By Eric Anderson
On Sunday, November 12th at 10:00 am civil rights attorney, CNN legal analyst and Special Needs Network founder and president Areva Martin will join a coalition of women’s groups in a march in Los Angeles to raise awareness of sexual harassment and assault, and the imbalance of power between men and women in the workplace.
The Take Back the Workplace march is in response to the sexual harassment and assault allegations scores of women have made against men such as Harvey Weinstein, Bill O’Reilly, director James Toback, journalist Mark Halperin, and celebrity chef John Besh, among others. The mushrooming allegations have shined a spotlight on a problem that’s pervasive in a wide variety of industries across America—a problem that’s long been known to exist, but about which, until now, little has been done.
Martin will join Lauren Sivan, LA based reporter who was one of the first women to go on the record about being sexually assaulted by Weinstein, Tom Bliss, Director of Operations for OUTWORDS and CA State Senator Connie Leyva who will introduce legislation in January against secret settlement deals involving sexual assault.
Martin was asked to present at the March because of her history of advocating on behalf of underrepresented populations, particularly woman of color. She has been an outspoken voice calling for swift and severe punishment for predators who engage in sexual harassment and abuse. Martin drew widespread praise during a recent CNN New Day interview where she called out President George H.W. Bush once it was revealed that he pats women on their butts as a “way to break the ice.” Martin responding to pundits that said Bush should get a break because of his age and fact that he is in a wheelchair, was emphatic, “some men deserve to go to jail, while some need education. Clearly Bush is not in the same category as Wienstein but that doesn’t excuse his inappropriate conduct. As a former president, he should know better and do better.”
The March starts at 10:00 am at Highland and Hollywood. Participants will march east to Vine, then down Vine to Sunset, ending at the CNN building on Cahuenga and Sunset. At 12:00 noon, Martin and other speakers will participate in a press conference and rally.
Martin will specifically address the legal issues that victims face in reporting sexual harassment in the workplace and the rigors of sexual harassment litigation. “The cold reality of these cases s that defendants come after victims hard, smearing their reputations by casting them as sexually promiscuous gold-diggers and liars,” says Martin.
Martin also will focus her remarks on the unique challenges that women of color face in reporting sexual harassment in the workplace. According to a 2015 study by the Equal Employment Opportunity Commission (EEOC), minority women are more likely to experience harassment than their white peers. A 2009 study published in the Journal of Interpersonal Violence similarly found that minorities experience the highest levels of harassment and discrimination in the workplace. Another paper found that black women are more likely to report post-traumatic stress disorder symptoms than their white peers following harassment and assault.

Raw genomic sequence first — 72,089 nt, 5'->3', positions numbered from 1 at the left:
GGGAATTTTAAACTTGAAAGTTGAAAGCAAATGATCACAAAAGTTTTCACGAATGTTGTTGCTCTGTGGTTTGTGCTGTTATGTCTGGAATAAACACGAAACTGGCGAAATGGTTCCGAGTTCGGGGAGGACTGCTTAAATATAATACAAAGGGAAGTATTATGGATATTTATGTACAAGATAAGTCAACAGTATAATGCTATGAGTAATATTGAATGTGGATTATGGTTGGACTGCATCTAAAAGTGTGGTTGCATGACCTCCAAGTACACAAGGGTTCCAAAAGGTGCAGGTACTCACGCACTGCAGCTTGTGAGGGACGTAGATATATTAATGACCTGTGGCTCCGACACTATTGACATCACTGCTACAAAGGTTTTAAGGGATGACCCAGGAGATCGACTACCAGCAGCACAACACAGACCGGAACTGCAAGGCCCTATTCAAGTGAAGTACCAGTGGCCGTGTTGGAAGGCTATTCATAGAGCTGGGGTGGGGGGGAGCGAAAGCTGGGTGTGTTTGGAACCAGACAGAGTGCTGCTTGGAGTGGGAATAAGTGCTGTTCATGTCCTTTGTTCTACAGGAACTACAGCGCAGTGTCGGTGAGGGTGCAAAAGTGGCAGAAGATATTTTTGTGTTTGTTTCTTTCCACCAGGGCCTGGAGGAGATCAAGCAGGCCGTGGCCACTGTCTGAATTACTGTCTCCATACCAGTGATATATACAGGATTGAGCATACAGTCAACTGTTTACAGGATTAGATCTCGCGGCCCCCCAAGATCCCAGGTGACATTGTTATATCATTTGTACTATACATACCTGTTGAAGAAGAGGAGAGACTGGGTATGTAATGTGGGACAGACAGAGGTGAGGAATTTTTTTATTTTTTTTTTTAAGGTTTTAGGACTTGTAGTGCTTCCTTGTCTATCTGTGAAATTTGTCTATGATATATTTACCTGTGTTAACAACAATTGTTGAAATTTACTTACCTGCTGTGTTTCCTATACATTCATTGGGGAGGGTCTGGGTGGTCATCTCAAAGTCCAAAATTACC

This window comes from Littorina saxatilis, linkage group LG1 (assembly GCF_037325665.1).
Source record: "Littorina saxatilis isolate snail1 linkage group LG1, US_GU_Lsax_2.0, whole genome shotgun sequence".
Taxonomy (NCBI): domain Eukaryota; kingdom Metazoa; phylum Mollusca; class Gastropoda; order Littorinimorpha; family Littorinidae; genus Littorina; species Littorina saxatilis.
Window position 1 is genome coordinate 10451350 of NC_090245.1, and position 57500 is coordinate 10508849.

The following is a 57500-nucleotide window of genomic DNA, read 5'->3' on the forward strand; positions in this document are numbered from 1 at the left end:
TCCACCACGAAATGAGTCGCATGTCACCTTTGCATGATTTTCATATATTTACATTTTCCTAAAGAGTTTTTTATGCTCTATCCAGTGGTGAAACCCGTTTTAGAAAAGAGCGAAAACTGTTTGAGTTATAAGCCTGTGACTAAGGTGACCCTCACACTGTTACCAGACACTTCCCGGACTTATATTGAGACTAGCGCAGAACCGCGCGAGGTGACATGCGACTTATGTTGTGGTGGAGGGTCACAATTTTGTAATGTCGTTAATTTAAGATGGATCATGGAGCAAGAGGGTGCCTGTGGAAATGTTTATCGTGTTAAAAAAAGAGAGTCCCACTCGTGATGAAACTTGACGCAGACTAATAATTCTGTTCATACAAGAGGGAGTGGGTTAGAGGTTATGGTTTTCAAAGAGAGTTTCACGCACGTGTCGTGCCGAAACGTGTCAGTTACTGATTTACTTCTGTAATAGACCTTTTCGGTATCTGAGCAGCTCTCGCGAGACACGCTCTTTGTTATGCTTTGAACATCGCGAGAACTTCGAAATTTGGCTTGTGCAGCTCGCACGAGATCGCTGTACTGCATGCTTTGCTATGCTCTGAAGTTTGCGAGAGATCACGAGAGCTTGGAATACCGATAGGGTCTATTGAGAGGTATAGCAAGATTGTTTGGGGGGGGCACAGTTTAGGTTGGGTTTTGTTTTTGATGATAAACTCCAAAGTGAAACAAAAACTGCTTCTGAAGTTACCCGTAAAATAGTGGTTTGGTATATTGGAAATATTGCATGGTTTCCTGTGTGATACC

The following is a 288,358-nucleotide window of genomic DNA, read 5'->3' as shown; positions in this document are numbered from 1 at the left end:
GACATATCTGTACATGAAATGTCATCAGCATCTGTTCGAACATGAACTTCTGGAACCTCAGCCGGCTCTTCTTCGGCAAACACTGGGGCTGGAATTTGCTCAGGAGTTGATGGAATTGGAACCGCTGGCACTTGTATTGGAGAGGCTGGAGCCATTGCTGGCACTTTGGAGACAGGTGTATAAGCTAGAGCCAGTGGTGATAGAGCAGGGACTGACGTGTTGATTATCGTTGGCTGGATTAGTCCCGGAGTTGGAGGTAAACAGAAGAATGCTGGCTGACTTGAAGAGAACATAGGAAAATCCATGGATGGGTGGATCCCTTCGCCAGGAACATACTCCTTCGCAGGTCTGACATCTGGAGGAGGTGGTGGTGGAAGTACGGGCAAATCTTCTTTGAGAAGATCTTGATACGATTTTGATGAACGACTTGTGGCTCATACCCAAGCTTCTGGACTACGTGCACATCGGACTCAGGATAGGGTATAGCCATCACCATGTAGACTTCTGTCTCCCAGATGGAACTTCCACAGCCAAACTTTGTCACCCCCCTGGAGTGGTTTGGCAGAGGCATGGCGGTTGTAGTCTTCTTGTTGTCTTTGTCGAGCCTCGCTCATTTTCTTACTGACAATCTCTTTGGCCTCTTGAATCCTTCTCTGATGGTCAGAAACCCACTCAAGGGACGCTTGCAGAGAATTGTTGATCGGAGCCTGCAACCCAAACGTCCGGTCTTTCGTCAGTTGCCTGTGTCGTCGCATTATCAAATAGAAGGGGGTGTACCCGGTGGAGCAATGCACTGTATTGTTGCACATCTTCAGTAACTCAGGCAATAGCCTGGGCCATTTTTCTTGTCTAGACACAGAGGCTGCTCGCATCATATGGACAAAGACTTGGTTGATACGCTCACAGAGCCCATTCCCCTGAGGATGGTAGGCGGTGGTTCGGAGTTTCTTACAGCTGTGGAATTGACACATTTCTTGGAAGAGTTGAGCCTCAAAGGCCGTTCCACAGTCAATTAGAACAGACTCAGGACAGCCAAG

The fact that minority women are often the victims of racial discrimination that often results in them getting overlooked for promotion, which in turn stifles upwardly mobility. Sexual harassment consequently impacts low-income minority women more severely because unlike high income-earning women, and celebrities, these women lack resources and media platform to fight back and get their voices heard.
As a result, many minority women settle their cases quietly because they can’t afford an expensive trial, or they keep silent because they don’t want anyone to know about the harassment and they fear being retaliated against or ostracized by their current or future employers; many minority women also worry about what family and friends think, and want to avoid the embarrassment and humiliation that comes with a public trial.
Martin says she sees this played out in her own practice where many of the women she represents fear retaliation, termination and loss of careers for reporting sexual harassment. “For some of my clients, suffering in silence was the norm, not the exception,” says Martin.
For Martin, participating in the Take Back the Workplace March, gives her an opportunity to “pull back the veil on sexual harassment and celebrate powerful women for speaking out. But equally important, I get to be a voice for marginalized minority woman and low-income workers who need both a safe work environment and a means of speaking up about sexual harassment and abuse without fear of retaliation, or being fired.”
Eric Anderson is a LA based journalist.